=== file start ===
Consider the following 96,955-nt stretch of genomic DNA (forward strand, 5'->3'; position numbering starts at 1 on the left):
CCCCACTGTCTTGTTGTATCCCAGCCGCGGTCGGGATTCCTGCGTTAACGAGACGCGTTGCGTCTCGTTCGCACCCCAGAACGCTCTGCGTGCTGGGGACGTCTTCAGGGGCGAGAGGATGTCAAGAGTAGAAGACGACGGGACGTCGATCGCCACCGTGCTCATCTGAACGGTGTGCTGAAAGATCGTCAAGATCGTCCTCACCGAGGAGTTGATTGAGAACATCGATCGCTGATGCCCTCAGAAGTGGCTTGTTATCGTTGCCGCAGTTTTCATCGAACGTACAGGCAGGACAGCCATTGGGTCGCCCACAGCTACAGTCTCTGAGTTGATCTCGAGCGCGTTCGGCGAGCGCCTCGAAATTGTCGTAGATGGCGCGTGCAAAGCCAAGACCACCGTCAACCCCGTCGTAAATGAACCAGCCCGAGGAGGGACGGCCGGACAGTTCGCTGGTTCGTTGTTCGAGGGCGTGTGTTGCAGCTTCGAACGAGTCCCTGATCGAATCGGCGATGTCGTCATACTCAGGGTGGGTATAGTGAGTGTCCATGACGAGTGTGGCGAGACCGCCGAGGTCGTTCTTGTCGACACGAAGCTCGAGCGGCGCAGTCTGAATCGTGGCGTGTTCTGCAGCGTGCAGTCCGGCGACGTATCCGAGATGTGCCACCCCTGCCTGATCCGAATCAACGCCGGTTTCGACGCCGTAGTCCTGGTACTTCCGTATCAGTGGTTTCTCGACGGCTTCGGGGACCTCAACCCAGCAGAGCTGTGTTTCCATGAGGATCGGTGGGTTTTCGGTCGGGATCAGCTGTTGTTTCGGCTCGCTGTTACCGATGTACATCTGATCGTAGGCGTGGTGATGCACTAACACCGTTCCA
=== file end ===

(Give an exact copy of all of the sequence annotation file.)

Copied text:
Consider the following 96,955-nt stretch of genomic DNA (forward strand, 5'->3'; position numbering starts at 1 on the left):
CCCCACTGTCTTGTTGTATCCCAGCCGCGGTCGGGATTCCTGCGTTAACGAGACGCGTTGCGTCTCGTTCGCACCCCAGAACGCTCTGCGTGCTGGGGACGTCTTCAGGGGCGAGAGGATGTCAAGAGTAGAAGACGACGGGACGTCGATCGCCACCGTGCTCATCTGAACGGTGTGCTGAAAGATCGTCAAGATCGTCCTCACCGAGGAGTTGATTGAGAACATCGATCGCTGATGCCCTCAGAAGTGGCTTGTTATCGTTGCCGCAGTTTTCATCGAACGTACAGGCAGGACAGCCATTGGGTCGCCCACAGCTACAGTCTCTGAGTTGATCTCGAGCGCGTTCGGCGAGCGCCTCGAAATTGTCGTAGATGGCGCGTGCAAAGCCAAGACCACCGTCAACCCCGTCGTAAATGAACCAGCCCGAGGAGGGACGGCCGGACAGTTCGCTGGTTCGTTGTTCGAGGGCGTGTGTTGCAGCTTCGAACGAGTCCCTGATCGAATCGGCGATGTCGTCATACTCAGGGTGGGTATAGTGAGTGTCCATGACGAGTGTGGCGAGACCGCCGAGGTCGTTCTTGTCGACACGAAGCTCGAGCGGCGCAGTCTGAATCGTGGCGTGTTCTGCAGCGTGCAGTCCGGCGACGTATCCGAGATGTGCCACCCCTGCCTGATCCGAATCAACGCCGGTTTCGACGCCGTAGTCCTGGTACTTCCGTATCAGTGGTTTCTCGACGGCTTCGGGGACCTCAACCCAGCAGAGCTGTGTTTCCATGAGGATCGGTGGGTTTTCGGTCGGGATCAGCTGTTGTTTCGGCTCGCTGTTACCGATGTACATCTGATCGTAGGCGTGGTGATGCACTAACACCGTTCCA